Timo Harakka, Finland's Transport Minister
Despite the air transport industry’s dire need for modernized airspace, especially to meet ambitious environmental targets, the reboot of the Single European Sky (SES2+) has disappointingly been watered down by some EU Member States. However, there are still some nations who understand the importance of this issue. Finland is a notable example, and their Minister of Transport, Timo Harakka, agreed to answer our questions.
We welcomed the adoption of the General Approach, as it is very important to make progress in this file. Having said that, the level of ambition in the outcome is not at the level we hoped for. Still, I remain positive: as the negotiations with the European parliament begin, there will be opportunities to improve the situation. Our common view together with Spain, Ireland, and Malta that can be read from our joint statement reflects this positive outlook for the future.
We hope that in the trilogue negotiations, more ambitious results can be achieved to make sure that the more ambitious environmental objectives can be acquired later on in the future and to make sure that the European Air Navigation system works as united as possible to achieve sufficient capacity and thus, fewer delays. We also find it essential that the role of the Performance Review Body (PRB) will be strengthened by issuing sufficient powers to it. Also, the Network Manager should have adequate powers to make sure the network is functioning well.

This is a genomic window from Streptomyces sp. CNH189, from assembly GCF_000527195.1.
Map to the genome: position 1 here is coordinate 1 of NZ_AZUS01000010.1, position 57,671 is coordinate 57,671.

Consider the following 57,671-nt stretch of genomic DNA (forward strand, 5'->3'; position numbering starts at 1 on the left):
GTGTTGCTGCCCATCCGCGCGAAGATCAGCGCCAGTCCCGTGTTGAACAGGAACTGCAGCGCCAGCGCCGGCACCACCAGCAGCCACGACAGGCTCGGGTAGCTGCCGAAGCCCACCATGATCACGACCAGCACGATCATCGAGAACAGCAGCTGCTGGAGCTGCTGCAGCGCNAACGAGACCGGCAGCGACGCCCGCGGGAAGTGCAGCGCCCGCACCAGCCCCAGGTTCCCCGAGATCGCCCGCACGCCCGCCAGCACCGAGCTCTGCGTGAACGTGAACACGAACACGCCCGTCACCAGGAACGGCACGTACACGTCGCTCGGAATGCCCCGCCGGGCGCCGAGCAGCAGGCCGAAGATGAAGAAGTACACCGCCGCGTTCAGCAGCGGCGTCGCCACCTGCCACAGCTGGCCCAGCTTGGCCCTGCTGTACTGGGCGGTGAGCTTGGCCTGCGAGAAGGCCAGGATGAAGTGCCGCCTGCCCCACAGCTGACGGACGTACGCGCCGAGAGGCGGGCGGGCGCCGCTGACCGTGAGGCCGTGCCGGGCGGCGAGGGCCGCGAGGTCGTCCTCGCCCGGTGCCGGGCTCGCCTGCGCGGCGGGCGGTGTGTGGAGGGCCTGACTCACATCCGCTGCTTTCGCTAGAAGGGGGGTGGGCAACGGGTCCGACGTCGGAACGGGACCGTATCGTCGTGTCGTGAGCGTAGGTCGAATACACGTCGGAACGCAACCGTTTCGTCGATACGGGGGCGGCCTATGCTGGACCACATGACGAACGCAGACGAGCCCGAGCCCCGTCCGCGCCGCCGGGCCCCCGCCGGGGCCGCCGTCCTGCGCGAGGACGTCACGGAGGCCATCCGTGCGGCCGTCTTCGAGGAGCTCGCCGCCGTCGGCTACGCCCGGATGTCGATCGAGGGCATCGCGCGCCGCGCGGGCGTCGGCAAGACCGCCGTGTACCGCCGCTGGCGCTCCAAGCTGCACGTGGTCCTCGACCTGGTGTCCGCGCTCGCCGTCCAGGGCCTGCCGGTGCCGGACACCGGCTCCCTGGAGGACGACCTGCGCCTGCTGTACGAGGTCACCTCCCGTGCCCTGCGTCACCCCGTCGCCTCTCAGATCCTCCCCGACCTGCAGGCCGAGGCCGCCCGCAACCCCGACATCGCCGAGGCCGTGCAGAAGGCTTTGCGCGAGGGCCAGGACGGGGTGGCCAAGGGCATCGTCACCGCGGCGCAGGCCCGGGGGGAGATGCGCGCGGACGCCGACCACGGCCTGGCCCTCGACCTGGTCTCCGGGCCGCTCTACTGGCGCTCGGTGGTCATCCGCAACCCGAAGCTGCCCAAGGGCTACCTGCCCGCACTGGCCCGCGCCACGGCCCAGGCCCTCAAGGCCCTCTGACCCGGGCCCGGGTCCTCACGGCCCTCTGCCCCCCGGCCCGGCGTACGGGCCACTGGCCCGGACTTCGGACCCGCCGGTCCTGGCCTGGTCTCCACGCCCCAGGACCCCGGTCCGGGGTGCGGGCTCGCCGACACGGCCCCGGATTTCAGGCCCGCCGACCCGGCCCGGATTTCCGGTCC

We in Finland believe that the best solution would be to place PRB as an independent body to EASA. If that is not an option, it would be essential to ensure that PRB will have adequate resources and powers.
Everyone’s effort is needed to reach the objectives and benefits of SES. To succeed, we need to embrace a network-oriented holistic view where all the stakeholders have a role. Airlines also need to support States and ANSPs in the development of long-term industry solutions which demonstrate that a collegiate approach can reap long-term dividends for all parties, particularly in the area of the Environment. For example, IATA should encourage its members to use alternative fuels as much as possible. The time to act is now. The EC proposals, while moving in the right direction, need a significant push to make them a reality. We count on IATA and their members to continue our collective efforts to realize a true SES.
IATA is a key player and present in many important forums. We appreciate the good cooperation and open discussions with IATA and are always happy to engage in fruitful discussions. It is crucial that aviation and its structures are observed in a holistic way. We have a common aim: a well-functioning system with as few delays as possible to serve the customers in the best possible way.